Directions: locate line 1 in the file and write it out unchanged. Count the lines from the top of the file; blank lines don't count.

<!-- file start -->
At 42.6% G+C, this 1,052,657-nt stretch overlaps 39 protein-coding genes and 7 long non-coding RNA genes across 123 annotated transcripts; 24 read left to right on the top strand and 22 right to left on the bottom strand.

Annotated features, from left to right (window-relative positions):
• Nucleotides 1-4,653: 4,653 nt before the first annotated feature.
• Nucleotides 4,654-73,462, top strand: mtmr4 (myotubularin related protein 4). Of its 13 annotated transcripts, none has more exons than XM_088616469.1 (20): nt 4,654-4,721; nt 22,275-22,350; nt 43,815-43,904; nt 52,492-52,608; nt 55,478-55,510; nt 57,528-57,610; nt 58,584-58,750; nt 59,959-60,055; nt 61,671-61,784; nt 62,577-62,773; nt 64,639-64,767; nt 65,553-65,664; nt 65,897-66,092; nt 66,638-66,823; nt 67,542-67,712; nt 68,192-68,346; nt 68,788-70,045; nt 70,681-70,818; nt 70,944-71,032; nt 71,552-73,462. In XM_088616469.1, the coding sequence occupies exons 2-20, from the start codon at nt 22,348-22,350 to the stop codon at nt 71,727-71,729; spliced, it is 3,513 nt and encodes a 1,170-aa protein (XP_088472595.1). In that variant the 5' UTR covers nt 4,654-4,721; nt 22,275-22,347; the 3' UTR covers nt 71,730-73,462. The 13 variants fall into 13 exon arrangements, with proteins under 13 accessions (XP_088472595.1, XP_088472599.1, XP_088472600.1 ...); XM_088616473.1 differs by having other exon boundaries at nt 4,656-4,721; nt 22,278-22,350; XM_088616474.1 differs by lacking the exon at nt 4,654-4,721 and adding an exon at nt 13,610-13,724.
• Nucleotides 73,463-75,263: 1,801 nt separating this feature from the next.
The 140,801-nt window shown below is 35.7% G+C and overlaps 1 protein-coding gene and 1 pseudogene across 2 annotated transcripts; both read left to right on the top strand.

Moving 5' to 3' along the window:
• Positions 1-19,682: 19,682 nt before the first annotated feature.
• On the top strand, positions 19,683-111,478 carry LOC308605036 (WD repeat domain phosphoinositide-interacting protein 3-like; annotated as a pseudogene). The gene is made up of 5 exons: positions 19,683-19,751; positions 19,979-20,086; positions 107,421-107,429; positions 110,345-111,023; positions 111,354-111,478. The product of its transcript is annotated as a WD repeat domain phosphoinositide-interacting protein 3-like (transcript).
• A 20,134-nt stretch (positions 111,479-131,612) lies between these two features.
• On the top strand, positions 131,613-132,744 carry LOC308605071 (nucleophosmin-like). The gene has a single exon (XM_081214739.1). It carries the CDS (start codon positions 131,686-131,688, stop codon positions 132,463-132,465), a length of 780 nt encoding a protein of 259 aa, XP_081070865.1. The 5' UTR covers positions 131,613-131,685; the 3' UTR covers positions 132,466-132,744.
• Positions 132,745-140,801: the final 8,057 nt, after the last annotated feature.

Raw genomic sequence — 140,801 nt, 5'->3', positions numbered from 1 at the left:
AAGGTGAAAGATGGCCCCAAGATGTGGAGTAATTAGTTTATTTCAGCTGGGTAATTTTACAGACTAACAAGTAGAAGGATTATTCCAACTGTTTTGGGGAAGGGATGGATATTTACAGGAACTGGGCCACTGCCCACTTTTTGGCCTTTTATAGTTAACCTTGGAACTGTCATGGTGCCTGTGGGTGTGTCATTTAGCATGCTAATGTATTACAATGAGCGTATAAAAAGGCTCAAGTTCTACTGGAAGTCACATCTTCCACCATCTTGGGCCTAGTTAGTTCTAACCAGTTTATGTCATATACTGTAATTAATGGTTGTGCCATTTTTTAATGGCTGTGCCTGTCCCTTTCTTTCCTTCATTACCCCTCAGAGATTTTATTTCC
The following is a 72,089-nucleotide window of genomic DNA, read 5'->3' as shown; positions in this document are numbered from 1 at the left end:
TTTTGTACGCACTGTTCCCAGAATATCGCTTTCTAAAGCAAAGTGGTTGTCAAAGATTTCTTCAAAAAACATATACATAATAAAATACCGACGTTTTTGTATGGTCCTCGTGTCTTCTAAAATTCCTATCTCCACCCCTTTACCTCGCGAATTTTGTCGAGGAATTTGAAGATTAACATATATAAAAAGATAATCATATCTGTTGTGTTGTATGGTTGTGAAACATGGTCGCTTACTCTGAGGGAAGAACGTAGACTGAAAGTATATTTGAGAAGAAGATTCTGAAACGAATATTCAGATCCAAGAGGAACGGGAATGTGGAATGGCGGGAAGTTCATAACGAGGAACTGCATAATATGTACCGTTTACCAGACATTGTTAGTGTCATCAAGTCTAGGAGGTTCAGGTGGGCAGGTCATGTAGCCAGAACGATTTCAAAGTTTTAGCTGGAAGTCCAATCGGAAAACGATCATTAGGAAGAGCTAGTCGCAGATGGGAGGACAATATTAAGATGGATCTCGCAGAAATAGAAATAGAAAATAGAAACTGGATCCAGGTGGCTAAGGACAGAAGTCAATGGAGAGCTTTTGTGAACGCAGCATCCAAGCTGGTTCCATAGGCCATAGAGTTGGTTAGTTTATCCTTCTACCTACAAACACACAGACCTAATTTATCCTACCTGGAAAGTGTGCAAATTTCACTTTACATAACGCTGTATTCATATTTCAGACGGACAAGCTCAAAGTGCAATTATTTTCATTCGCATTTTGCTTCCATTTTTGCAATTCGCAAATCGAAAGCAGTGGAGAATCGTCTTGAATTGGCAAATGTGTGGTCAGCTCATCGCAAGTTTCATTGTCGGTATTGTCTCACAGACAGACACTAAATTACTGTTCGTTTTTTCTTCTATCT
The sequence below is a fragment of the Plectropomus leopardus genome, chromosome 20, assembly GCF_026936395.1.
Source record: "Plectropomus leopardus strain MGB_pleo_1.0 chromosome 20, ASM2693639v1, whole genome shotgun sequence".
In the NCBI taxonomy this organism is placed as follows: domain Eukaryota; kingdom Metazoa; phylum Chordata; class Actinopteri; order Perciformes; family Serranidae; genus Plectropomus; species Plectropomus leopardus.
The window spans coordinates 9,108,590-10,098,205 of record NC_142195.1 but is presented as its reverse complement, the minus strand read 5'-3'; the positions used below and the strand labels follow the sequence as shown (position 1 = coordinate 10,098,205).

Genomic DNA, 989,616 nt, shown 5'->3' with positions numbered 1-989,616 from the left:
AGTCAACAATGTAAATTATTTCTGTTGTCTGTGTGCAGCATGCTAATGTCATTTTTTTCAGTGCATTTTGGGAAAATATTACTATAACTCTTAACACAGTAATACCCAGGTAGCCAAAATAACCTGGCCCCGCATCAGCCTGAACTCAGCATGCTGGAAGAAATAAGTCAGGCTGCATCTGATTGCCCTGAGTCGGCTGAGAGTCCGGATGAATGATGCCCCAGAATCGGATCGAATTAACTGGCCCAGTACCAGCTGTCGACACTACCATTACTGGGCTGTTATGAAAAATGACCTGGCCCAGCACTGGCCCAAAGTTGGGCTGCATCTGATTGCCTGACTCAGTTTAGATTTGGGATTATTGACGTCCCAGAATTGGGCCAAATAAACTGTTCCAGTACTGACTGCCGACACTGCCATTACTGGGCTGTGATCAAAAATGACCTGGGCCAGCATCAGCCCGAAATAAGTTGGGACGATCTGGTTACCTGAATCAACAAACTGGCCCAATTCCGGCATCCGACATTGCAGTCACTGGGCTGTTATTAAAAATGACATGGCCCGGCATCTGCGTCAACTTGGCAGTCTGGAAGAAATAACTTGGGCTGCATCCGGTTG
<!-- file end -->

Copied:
At 42.6% G+C, this 1,052,657-nt stretch overlaps 39 protein-coding genes and 7 long non-coding RNA genes across 123 annotated transcripts; 24 read left to right on the top strand and 22 right to left on the bottom strand.